Flash Arduino without a Bootloader from a Raspberry Pi

Flash Arduino without a Bootloader from a Raspberry Pi

November 6, 2019
Linux, Electronics, Arduino

To keep things short: I’ve had an Anet A8 3D printer for a while now and wanted to flash an updated version of its Marlin firmware. For some reason however, the bootloader was broken. So I couldn’t flash it with avrdude by simply using a USB cable. For this case you can find lots of tutorials on how to flash Arduino boards with a second Arduino. I didn’t have a second Arduino at the time though … so why not just bit-bang it from a Raspberry Pi instead?

FT232H Update #

I found out that you can also use FTDI breakout boards like the SparkFun FT232RL or Adafruit FT232H. The drivers come preinstalled on Linux. I’ve documented the cabling and configuation in my wiki.

GPIOs on a Raspberry Pi #

Luckily I purchased a Raspberry Pi Zero W shortly before and I’ve quickly found configuration examples how to use GPIO pins to program an Arduino. Most examples use pins spread all around the header though and I wanted to use a more compact footprint to ease wiring with Dupont cables a little.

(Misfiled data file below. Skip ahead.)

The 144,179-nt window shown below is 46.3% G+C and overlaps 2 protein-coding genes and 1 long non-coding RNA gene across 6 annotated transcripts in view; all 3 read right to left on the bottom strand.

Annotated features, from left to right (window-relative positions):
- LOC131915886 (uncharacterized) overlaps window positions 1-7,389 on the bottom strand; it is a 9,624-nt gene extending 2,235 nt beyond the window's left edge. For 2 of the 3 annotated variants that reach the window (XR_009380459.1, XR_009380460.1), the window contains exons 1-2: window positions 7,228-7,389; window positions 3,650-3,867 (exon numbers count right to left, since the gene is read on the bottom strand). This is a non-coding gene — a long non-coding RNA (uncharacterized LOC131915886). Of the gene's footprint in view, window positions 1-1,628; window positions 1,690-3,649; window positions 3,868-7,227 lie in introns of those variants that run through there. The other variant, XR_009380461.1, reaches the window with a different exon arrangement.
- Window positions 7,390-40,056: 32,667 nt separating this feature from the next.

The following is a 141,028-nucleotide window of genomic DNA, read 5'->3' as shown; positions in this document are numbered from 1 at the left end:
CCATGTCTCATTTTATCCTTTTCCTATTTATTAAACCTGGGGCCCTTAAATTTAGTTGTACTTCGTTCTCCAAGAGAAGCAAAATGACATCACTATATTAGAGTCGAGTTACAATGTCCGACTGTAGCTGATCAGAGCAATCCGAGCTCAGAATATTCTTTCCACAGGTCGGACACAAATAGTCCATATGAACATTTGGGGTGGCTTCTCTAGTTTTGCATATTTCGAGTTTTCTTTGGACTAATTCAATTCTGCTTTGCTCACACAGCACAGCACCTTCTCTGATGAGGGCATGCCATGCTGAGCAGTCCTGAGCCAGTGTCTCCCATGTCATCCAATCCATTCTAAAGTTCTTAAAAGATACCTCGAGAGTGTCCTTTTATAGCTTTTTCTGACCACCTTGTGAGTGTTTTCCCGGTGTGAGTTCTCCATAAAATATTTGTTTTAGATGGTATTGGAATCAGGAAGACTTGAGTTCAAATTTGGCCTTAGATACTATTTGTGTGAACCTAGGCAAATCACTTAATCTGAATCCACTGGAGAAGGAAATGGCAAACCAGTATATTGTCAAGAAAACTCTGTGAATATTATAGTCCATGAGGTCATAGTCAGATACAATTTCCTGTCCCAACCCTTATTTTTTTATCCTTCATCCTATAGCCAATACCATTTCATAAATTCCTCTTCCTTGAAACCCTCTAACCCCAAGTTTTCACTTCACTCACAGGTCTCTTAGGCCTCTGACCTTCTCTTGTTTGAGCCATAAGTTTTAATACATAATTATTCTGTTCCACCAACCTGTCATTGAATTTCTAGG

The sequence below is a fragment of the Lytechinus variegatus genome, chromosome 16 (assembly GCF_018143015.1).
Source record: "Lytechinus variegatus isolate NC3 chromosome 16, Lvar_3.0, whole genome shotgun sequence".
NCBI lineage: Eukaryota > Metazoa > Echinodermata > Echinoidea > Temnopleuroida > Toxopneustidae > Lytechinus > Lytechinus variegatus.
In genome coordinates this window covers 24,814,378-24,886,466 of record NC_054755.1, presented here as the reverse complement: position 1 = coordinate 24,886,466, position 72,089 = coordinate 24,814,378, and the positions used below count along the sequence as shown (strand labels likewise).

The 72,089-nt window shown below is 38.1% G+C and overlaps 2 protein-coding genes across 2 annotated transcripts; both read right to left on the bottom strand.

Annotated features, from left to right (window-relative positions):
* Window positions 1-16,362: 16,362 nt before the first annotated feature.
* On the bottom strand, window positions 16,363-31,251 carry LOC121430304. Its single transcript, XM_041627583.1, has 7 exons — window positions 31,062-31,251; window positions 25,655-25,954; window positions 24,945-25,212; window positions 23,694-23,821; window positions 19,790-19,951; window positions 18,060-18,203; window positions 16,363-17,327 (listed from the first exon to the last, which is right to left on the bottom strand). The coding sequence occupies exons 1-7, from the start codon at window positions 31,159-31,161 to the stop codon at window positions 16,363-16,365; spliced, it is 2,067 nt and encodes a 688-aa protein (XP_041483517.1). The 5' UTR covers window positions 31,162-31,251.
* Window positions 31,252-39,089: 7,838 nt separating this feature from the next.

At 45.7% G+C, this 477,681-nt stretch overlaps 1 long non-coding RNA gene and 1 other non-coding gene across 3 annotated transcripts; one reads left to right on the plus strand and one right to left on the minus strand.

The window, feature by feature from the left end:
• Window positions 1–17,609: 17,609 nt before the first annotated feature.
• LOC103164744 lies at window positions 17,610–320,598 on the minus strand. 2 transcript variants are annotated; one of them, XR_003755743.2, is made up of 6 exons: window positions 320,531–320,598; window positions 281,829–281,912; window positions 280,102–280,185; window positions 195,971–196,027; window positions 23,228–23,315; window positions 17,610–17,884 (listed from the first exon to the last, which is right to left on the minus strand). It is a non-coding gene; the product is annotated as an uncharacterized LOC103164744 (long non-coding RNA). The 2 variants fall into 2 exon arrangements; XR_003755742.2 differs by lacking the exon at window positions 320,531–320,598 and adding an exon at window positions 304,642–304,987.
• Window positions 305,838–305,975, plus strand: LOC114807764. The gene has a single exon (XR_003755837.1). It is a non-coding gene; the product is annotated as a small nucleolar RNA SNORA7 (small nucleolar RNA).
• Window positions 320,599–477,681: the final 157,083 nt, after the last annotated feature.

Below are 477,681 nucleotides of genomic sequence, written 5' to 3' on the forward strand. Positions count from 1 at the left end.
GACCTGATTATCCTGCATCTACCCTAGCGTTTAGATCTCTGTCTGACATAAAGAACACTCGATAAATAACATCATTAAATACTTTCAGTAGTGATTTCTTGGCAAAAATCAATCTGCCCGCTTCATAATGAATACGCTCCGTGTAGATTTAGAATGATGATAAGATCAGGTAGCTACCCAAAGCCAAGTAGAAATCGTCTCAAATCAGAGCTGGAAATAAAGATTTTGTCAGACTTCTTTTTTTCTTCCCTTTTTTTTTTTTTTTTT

There’s a block of pins on the Raspberry header from pins 19 to 23 labelled with MOSI, GND, MISO, SCLK .. perfect! Please use the following beatiful ASCII graphics to help with wiring the Raspberry to the Anet’s J3 header. You’ll only need five female-to-female jumper cables:

      Anet J3         |          Raspberry Pi Header
      -------         |  ..
 3.3V | . . | SS      |  ..            | . . |
  GND | X X | Reset   |  17       3.3V | . . |
 MOSI | X X   SCK     |  19  (10) MOSI | X X | GND
   5V | . X | MISO    |  21  (09) MISO   X X | Reset (25)
   TX | . . | RX      |  23  (11) SCLK | X . |
      -------         |  ..            | . . |

The X-es indicate a connected wire. The six center pins on the Anet J3 header should correspond to any other Arduino 6-pin ISP header, so you can make a more permanent cable if you like, too.

I powered the Anet board externally with its usual power supply. Do not attempt to connect the 5V pin to your Raspberry Pi. You’ll likely just draw too much current and shut your Pi down.

avrdude Configuration #

When everything is connected, install avrdude and append the following to the global configuration file in /etc/avrdude.conf:

# avr programmer via linux gpio pins
  id    = "gpio";
  desc  = "Use the Linux sysfs to bitbang GPIO lines";
  type  = "linuxgpio";
  reset = 25;
  sck   = 11;
  mosi  = 10;
  miso  = 9;

Afterwards connect to your board with something like:

sudo avrdude -p m1284p -c gpio -v

Obviously substitute the correct part if you’re not using an Anet A8 (Sanguino ATmega1284p).